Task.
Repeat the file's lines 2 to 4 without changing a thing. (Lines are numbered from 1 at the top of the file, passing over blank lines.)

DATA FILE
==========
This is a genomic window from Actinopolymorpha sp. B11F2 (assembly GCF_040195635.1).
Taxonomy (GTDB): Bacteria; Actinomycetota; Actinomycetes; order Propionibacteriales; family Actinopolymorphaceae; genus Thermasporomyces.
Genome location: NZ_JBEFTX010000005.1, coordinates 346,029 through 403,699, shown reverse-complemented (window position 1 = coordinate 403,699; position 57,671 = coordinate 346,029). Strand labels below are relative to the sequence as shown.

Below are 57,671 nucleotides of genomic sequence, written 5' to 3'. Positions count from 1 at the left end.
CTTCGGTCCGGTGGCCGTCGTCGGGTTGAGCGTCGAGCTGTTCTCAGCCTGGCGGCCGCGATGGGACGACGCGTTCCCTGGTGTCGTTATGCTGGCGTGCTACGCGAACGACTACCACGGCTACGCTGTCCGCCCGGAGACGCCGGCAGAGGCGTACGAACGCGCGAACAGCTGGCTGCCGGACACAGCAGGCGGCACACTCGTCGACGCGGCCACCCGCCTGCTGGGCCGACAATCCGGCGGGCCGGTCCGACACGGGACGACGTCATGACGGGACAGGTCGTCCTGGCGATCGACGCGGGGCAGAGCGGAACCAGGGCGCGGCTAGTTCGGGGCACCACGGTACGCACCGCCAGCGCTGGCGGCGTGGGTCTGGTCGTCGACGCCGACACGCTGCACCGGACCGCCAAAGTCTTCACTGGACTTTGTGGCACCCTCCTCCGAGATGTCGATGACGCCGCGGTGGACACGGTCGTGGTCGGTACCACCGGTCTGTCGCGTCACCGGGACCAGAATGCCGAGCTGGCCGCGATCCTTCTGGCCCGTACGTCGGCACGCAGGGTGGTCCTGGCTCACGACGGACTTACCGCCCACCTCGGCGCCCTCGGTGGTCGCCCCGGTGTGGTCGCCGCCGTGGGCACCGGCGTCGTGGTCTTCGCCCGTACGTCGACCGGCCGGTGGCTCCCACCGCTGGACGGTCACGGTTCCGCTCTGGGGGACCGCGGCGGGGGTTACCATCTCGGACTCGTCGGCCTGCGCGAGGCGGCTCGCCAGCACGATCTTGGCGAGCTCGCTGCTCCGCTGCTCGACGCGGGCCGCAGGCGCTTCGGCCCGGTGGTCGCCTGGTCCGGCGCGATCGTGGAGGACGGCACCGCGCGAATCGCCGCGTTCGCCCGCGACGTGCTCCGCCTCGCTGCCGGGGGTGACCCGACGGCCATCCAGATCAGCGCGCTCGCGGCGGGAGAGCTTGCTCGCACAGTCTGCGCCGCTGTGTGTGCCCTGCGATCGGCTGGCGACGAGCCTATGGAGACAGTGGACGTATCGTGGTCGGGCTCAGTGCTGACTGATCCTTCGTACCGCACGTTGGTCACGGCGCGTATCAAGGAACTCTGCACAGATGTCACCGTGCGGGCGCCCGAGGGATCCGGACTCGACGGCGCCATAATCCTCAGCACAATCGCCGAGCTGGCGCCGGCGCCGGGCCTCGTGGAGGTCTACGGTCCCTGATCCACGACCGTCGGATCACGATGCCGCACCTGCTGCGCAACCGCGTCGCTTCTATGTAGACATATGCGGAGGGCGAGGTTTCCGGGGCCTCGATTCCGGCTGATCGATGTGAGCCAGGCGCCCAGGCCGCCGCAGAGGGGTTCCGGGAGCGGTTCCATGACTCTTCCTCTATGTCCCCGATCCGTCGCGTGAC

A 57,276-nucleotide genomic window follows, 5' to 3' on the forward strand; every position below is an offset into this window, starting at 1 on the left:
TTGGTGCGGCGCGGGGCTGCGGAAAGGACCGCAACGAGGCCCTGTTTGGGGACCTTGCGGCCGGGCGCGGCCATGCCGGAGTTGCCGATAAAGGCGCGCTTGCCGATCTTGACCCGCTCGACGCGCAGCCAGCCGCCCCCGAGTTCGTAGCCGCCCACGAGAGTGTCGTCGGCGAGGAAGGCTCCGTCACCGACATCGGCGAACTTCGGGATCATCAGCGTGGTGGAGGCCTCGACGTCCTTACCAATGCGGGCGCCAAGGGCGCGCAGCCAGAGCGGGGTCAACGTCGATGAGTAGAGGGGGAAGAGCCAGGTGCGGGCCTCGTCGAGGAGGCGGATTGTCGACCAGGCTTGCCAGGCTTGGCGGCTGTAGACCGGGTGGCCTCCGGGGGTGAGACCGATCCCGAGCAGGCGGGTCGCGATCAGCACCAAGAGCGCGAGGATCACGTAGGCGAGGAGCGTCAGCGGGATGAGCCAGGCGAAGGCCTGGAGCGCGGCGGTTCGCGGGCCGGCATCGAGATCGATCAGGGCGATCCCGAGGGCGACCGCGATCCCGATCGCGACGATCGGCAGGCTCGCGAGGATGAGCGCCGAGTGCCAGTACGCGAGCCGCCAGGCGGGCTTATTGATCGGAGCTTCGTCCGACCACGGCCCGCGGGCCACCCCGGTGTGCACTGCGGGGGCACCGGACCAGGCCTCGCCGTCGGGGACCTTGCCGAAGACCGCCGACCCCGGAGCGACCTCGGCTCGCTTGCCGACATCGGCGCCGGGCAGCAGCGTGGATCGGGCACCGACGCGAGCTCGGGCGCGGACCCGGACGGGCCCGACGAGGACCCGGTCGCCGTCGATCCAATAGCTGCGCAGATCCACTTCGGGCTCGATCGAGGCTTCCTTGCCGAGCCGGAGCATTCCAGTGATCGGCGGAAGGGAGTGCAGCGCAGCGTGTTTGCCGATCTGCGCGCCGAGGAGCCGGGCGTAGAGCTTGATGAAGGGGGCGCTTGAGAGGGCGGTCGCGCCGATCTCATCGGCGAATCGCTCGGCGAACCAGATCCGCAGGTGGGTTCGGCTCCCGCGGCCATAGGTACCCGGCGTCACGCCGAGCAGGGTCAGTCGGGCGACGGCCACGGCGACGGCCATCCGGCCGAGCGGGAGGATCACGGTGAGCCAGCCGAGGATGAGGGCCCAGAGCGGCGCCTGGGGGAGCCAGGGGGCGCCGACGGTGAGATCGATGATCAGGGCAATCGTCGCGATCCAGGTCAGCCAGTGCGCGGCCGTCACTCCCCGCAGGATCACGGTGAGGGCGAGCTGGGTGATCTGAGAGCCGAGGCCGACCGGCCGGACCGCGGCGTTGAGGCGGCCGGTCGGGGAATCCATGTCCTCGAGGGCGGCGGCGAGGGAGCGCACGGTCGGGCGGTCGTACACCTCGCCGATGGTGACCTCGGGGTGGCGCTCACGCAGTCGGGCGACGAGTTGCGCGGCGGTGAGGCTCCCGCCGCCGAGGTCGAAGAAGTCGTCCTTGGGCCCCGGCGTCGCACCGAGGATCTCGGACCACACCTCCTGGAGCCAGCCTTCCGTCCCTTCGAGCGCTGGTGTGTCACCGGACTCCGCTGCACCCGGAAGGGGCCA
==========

Taxonomy (GTDB): Bacteria; Actinomycetota; Actinomycetes; order Propionibacteriales; family Actinopolymorphaceae; genus Thermasporomyces.
Genome location: NZ_JBEFTX010000005.1, coordinates 346,029 through 403,699, shown reverse-complemented (window position 1 = coordinate 403,699; position 57,671 = coordinate 346,029). Strand labels below are relative to the sequence as shown.

Below are 57,671 nucleotides of genomic sequence, written 5' to 3'. Positions count from 1 at the left end.